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The time change could result in more fatal car accidents

You may be one of the many people who look forward to the time change in the spring. The days will feel longer, and it means that summer is just around the corner. While the time change that happens in March is a positive thing for many, it can also affect sleep patterns, which in turn can affect the way people drive.

Statistics indicate that fatal accidents are actually more common after a time change. During the week following the time change, these types of collisions increase exponentially. Losing an hour of sleep feels inconvenient, but for some, it can have a detrimental effect on cognition, reaction time and attentiveness. Tired drivers are dangerous drivers, and they are more likely to cause serious or deadly accidents.

Time change equals tired drivers

The week following the springtime change sees more fatal accidents, but you may wonder about why that happens and what you can do to stay safe on the road. During this week, the average of car accidents is actually higher before noon, which may be because people are naturally sleepier in the mornings. After losing an hour of sleep and adjusting to a new sleep schedule, it can take several hours of being awake before a person can think and react clearly.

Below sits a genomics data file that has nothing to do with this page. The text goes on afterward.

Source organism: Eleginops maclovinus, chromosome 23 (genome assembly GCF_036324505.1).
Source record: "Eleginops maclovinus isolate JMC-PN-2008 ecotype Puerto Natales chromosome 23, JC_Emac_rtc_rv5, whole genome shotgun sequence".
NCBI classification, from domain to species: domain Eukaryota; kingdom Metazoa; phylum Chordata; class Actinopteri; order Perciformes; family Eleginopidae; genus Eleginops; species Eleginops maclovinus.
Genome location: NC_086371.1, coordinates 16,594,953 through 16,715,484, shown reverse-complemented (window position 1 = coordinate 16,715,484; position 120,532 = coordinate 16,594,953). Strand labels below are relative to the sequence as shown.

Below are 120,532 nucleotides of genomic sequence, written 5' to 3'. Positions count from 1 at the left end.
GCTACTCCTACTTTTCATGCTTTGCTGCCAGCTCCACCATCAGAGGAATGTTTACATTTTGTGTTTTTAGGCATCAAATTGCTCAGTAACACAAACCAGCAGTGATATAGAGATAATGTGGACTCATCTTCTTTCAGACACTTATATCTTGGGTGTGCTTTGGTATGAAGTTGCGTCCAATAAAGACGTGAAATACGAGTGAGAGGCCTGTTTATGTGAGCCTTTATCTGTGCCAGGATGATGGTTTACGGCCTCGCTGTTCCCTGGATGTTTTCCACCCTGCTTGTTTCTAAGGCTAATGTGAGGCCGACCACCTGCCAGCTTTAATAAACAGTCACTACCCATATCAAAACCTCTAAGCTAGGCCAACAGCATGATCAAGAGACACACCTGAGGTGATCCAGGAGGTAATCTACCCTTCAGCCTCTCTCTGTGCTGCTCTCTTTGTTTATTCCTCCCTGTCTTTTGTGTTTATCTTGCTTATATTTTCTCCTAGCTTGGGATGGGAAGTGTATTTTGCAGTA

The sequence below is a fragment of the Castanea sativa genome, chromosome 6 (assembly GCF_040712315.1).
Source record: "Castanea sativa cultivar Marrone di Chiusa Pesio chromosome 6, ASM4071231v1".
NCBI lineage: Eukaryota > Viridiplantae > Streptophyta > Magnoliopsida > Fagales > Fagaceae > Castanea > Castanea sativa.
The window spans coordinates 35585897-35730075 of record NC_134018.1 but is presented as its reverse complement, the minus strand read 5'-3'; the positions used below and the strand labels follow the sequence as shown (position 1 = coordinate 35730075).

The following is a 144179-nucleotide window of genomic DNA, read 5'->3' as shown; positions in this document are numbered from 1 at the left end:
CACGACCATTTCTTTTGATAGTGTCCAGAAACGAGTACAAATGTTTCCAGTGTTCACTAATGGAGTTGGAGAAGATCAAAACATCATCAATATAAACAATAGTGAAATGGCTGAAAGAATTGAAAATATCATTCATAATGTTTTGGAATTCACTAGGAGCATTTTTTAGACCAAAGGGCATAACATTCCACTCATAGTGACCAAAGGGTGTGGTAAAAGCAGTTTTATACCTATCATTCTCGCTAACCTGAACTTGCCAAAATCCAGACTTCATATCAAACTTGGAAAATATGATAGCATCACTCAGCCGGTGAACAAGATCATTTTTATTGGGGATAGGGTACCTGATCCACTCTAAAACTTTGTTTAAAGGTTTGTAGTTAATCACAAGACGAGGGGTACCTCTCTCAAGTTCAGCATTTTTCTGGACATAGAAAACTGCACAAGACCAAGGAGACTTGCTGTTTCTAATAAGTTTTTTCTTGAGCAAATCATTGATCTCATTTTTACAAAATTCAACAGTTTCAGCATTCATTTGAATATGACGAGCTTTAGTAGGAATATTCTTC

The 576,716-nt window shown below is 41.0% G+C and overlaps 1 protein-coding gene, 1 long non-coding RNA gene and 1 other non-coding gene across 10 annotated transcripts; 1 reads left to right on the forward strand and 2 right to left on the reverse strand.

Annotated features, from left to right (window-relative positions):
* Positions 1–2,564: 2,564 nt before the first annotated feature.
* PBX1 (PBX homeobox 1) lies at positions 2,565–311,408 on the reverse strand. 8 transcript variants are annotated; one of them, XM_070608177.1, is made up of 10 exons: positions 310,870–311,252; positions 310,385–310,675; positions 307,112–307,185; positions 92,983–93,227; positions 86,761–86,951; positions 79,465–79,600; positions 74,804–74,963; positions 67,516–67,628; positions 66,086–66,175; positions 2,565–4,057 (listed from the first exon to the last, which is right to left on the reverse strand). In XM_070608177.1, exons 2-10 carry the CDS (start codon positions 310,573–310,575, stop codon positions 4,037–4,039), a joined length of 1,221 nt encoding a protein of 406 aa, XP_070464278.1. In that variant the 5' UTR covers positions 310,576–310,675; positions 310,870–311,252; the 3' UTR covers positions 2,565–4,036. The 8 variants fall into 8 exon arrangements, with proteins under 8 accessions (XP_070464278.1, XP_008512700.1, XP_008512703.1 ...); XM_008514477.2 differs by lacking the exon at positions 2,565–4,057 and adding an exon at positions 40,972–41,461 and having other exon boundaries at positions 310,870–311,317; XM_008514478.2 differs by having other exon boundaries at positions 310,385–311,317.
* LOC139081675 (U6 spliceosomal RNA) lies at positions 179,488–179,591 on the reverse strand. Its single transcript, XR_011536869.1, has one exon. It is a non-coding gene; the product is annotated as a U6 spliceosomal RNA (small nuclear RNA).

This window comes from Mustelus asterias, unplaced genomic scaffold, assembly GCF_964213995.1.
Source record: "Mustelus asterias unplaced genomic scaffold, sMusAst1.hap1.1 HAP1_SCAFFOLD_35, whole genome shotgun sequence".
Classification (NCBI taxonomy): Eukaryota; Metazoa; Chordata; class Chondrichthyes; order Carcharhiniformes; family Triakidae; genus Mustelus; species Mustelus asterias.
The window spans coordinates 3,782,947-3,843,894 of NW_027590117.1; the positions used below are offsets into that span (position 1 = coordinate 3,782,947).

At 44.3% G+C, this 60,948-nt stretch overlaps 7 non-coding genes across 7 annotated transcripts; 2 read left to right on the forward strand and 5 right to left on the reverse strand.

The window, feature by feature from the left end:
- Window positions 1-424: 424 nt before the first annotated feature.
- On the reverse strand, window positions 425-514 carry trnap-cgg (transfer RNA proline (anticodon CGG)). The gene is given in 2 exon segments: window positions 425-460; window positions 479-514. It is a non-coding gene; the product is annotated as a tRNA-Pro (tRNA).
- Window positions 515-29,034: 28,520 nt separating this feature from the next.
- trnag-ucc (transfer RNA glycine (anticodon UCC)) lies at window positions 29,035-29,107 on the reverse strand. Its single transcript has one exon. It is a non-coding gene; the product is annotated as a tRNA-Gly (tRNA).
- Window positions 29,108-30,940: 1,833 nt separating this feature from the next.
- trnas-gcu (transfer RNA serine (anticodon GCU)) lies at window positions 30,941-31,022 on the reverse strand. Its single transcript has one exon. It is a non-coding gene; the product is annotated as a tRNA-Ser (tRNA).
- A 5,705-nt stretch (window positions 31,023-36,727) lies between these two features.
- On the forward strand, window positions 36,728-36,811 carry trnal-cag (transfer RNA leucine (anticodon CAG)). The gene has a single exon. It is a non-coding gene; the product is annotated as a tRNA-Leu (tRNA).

It is also possible that there are more accidents in the mornings after a time change because it is darker in the mornings. It’s not always easy to drive safely in the dark, especially when you’re already sleepy and groggy. Because of the dangers that come with the time change, some people believe this is a good reason to get rid of changing the times twice per year. It’s no longer necessary, and it could make the roads safer in Florida and across the United States.

The effects of sleepiness on a driver

A tired driver is an unsafe driver. When a person is groggy, he or she may act in ways similar to a drunk or distracted driver, including swerving or driving at erratic speeds. A sleepy driver will not be able to react as quickly and may even fall asleep at the wheel.

Regardless of why a person is tired behind the wheel, each driver is responsible for the choices he or she makes. If you are the victim of an accident caused by the dangerous or reckless choices of another person, you could have grounds to seek recompense through a civil claim. An assessment of your case can help you understand what options are available to you.

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